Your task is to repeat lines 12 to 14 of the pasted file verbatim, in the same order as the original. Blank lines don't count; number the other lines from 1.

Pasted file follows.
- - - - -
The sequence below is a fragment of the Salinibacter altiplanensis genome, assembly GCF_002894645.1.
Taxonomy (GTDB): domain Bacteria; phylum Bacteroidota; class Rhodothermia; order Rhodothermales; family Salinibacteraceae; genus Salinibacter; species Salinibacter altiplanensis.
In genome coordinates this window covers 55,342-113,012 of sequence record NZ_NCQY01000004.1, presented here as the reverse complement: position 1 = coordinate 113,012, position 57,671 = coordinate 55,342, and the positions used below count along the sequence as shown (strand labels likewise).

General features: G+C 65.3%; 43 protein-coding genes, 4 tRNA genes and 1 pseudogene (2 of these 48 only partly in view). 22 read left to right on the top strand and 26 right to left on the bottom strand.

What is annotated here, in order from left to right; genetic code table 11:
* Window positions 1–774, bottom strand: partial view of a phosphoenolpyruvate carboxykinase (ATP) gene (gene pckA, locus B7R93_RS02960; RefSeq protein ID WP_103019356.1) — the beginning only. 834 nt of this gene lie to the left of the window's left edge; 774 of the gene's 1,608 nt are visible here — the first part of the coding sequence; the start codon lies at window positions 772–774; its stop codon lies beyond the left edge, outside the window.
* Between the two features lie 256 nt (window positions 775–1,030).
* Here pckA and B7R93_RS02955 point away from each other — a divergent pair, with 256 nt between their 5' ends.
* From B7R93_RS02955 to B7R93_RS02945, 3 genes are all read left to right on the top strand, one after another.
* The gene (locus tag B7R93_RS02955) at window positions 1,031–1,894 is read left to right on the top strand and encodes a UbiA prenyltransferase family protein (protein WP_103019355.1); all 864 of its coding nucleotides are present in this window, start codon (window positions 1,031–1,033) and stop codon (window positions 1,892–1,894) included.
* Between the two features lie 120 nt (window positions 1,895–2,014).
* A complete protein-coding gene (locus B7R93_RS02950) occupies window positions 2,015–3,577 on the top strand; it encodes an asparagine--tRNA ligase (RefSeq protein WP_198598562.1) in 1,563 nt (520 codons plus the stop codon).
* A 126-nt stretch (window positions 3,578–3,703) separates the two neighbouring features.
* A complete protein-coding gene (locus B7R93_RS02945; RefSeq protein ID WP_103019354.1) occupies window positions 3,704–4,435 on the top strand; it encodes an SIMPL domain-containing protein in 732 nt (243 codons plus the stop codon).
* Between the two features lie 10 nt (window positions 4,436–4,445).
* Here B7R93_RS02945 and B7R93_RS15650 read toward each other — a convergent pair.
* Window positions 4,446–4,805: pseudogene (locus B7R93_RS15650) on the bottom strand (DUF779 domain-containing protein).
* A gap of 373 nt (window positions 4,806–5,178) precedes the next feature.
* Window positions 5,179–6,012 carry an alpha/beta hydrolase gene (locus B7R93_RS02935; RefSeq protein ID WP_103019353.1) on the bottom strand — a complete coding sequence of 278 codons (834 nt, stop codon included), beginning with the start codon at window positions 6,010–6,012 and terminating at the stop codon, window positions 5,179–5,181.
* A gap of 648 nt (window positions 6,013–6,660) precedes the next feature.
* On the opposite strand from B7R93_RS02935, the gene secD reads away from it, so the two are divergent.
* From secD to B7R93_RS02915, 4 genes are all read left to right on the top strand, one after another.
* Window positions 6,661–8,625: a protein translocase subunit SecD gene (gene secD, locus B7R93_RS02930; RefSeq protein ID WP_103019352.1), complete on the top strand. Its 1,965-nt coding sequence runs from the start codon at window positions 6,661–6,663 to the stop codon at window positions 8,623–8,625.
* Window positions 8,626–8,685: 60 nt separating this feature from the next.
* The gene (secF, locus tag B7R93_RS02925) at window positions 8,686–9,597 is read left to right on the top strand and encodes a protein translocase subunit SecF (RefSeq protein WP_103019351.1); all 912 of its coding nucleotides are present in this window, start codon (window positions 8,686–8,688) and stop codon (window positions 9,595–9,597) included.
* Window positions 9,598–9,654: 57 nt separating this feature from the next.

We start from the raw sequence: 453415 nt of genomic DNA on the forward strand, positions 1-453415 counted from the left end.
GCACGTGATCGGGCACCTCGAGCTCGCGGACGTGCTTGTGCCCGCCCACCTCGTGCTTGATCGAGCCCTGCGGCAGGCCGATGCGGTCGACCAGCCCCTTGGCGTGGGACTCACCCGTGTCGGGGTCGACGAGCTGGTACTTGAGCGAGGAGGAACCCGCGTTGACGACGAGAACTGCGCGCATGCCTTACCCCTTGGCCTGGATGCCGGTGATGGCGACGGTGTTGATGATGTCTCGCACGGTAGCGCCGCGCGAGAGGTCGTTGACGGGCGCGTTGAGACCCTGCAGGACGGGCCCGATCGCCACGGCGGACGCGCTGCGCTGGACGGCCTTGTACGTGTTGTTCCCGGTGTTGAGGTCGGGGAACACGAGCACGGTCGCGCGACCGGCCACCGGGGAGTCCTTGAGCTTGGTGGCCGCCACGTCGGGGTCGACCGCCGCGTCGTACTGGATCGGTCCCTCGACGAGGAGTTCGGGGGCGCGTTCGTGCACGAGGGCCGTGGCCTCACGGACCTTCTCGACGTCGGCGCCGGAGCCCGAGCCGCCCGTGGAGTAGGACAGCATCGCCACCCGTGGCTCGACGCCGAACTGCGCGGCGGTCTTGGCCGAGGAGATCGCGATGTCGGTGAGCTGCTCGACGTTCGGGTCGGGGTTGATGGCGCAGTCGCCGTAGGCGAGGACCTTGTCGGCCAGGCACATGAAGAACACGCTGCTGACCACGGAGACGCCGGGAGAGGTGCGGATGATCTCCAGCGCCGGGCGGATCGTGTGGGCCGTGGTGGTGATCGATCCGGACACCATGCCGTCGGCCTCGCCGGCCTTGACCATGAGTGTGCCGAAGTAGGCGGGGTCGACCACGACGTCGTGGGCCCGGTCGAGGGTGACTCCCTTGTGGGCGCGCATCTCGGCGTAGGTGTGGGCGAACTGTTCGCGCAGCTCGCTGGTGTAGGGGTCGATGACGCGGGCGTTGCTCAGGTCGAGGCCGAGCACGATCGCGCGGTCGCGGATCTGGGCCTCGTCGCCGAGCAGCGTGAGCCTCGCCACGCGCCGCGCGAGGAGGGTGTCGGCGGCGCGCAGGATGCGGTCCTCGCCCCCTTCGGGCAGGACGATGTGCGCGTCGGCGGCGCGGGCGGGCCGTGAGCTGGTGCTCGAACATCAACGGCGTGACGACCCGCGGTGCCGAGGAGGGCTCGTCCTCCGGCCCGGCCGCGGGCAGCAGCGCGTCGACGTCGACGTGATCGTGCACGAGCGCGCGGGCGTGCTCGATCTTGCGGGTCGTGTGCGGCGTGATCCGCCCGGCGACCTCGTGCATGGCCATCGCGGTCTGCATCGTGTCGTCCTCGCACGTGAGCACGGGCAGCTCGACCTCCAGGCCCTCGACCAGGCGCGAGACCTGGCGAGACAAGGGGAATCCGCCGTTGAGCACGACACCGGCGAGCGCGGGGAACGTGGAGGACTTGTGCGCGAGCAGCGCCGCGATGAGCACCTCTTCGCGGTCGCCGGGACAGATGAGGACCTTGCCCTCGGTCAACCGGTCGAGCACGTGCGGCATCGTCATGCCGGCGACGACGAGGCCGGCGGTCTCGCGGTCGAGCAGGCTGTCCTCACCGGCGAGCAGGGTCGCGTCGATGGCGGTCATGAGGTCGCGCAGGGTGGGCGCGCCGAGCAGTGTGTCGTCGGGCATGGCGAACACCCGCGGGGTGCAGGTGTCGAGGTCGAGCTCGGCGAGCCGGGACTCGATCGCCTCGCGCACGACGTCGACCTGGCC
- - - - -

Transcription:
* A complete protein-coding gene (locus B7R93_RS02950) occupies window positions 2,015–3,577 on the top strand; it encodes an asparagine--tRNA ligase (RefSeq protein WP_198598562.1) in 1,563 nt (520 codons plus the stop codon).
* A 126-nt stretch (window positions 3,578–3,703) separates the two neighbouring features.
* A complete protein-coding gene (locus B7R93_RS02945; RefSeq protein ID WP_103019354.1) occupies window positions 3,704–4,435 on the top strand; it encodes an SIMPL domain-containing protein in 732 nt (243 codons plus the stop codon).